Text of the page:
Break­ing out in mu­si­cal style

Weekend Argus (Saturday Edition) - - GOODMUSIC - WENDYL MARTIN

NAKHANE Touré is one brave guy. He’s an East­ern Cape man des­tined to make waves in lo­cal mu­sic. He’s been de­scribed as sound­ing like Prince, but he has a lo­cal tint, not com­pro­mis­ing on his ac­cent or rhythm. He also caused a stir this year by de­but­ing what is said to be the first gay love song on main­stream South African ra­dio.

Touré, real name Nakhane Mahlakahlaka, has had a busy year. His love song, Christo­pher, dropped on to the 5FM playlist in April, stir­ring the air­waves with his lyrics for his male lover. He also starred in a mu­sic video for the sin­gle Fog from his de­but al­bum, Brave Con­fu­sion. Steam­ing his ca­reer along, he played a sought-af­ter Kirsten­bosch Sum­mer Con­cert last Sun­day and his first cor­po­rate gig on Thurs­day; a fash­ion launch for denim brand G-Star Raw here in Cape Town.

He Skyped with The Good Weekend from Joburg this week.

Watch­ing Fog on YouTube, you will see Touré from the torso up. As you hear his Prince-like falset­tos, a white liq­uid cov­ers him.

The song was picked to match a video con­cept by di­rec­tor Mark Mid­dlewick.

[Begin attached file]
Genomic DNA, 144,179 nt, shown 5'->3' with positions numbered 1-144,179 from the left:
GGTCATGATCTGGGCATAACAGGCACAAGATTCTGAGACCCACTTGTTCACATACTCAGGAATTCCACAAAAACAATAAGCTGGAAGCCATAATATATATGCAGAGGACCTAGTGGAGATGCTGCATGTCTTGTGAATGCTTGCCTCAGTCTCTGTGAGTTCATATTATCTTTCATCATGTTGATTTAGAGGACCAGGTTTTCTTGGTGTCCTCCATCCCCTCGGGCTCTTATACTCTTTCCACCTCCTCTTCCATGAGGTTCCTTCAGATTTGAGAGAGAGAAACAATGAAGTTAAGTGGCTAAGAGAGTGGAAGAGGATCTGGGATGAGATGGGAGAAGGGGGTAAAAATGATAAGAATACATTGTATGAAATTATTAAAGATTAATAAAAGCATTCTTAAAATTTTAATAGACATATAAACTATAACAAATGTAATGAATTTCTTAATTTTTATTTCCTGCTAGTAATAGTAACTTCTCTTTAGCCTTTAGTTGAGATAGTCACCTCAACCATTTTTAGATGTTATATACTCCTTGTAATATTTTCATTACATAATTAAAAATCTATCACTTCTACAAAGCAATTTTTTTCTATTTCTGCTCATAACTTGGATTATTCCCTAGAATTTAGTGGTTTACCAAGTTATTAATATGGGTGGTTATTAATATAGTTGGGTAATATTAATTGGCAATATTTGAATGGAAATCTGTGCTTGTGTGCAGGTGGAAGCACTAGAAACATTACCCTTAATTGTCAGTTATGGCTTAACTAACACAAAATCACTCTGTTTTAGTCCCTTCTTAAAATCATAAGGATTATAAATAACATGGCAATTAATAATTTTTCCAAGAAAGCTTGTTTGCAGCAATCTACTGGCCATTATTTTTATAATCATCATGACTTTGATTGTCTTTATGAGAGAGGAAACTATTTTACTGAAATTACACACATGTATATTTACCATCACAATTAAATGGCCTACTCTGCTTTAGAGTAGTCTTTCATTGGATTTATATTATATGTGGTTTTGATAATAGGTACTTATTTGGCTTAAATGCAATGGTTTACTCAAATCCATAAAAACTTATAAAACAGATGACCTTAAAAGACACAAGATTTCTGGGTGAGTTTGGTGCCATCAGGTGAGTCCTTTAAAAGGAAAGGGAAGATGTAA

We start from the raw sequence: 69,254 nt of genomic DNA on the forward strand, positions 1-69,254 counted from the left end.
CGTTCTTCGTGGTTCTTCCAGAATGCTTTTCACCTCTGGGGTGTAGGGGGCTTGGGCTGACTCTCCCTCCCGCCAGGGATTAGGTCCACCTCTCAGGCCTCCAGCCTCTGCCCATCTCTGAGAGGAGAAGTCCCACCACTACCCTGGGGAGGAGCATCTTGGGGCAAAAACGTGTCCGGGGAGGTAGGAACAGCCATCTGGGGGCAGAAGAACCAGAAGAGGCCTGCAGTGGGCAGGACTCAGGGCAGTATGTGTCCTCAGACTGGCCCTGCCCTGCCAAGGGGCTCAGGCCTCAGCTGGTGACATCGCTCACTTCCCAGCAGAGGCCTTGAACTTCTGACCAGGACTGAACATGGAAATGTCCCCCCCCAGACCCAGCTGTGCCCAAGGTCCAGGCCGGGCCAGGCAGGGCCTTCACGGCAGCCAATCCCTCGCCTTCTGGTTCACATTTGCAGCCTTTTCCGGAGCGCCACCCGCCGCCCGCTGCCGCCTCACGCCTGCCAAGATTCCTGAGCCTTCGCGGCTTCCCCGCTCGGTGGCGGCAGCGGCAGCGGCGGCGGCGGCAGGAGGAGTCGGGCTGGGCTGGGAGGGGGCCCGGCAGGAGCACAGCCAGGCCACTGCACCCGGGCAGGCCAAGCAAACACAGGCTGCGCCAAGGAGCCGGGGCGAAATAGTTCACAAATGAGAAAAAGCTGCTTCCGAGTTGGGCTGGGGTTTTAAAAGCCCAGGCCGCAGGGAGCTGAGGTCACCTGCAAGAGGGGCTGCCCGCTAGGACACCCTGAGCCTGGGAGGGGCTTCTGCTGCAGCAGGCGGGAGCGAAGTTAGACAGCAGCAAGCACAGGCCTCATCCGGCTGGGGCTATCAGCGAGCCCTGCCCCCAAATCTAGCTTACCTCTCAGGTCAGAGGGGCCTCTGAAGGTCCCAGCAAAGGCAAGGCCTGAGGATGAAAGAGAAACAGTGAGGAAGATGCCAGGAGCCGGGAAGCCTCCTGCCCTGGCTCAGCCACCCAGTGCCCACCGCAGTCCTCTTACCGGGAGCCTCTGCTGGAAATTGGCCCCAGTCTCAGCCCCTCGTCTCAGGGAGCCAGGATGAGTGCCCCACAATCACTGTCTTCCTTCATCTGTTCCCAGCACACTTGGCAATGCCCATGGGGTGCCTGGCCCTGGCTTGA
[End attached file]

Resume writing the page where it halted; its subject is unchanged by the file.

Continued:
“We shot it in 27 takes, all in real time on one of the cold­est days in Joburg,” he says.

Christo­pher, though, is the song he is known for.

“Christo­pher was the last song I wrote and was a last-minute ad­di­tion to Brave Con­fu­sion. I never thought it would be a topic.”

He sings to his lover in the song, “What will I be with­out you?”

“It’s an im­por­tant song. Com­mer­cially, it has opened doors for me. Po­lit­i­cally, I un­der­stand why peo­ple are dum­founded. This has never been done be­fore. Queer artists in South Africa find it dif­fi­cult to come out. Pock­ets of South Africa are lib­eral. I don’t like the term ‘tol­er­ant’. I’m not a rash. I un­der­stand that Christo­pher is a big deal. I never thought it would be.”

So what does the Christo­pher in Christo­pher think about the song?

He says: “He loves it. I can only speak for my­self, though. It’s a pow­er­ful song… when I make a de­ci­sion to write about some­thing, it must strike a chord with me.”

He says there is a bib­li­cal un­der­tone to the whole al­bum.

My Jonathan ques­tions the re­la­tion­ship be­tween David and Jonathan in the Old Tes­ta­ment.

Touré dis­plays agility mov­ing from acous­tic gui­tar to elec­tric gui­tar over time.

“I started on acous­tic, elec­tric scared me. I wasn’t con­fi­dent enough for it. I like my mu­sic to be hush then loud.”

He does not see his mu­sic as folk.

“I’m more in­flu­enced by Marvin Gaye and Ra­dio­head… I can make a gui­tar sound like a pi­ano.”

He says Kirsten­bosch was his big­gest gig so far.

“I have a big­ger fol­low­ing in Joburg, so that was over­whelm­ing. It was re­ally great, it was a pos­i­tive gig… Peo­ple have fun at my gigs. You can have fun while cry­ing into it. I am emo­tional, too emo­tional.”

Nakhane Toure’s Brave Con­fu­sion is avail­able on iTunes and in CD stores. Fol­low him on Twit­ter: @Nakhane­toure Twit­ter: @WendylMartin


BRAVE: Nakhane Touré is the singer of

– a gay love song

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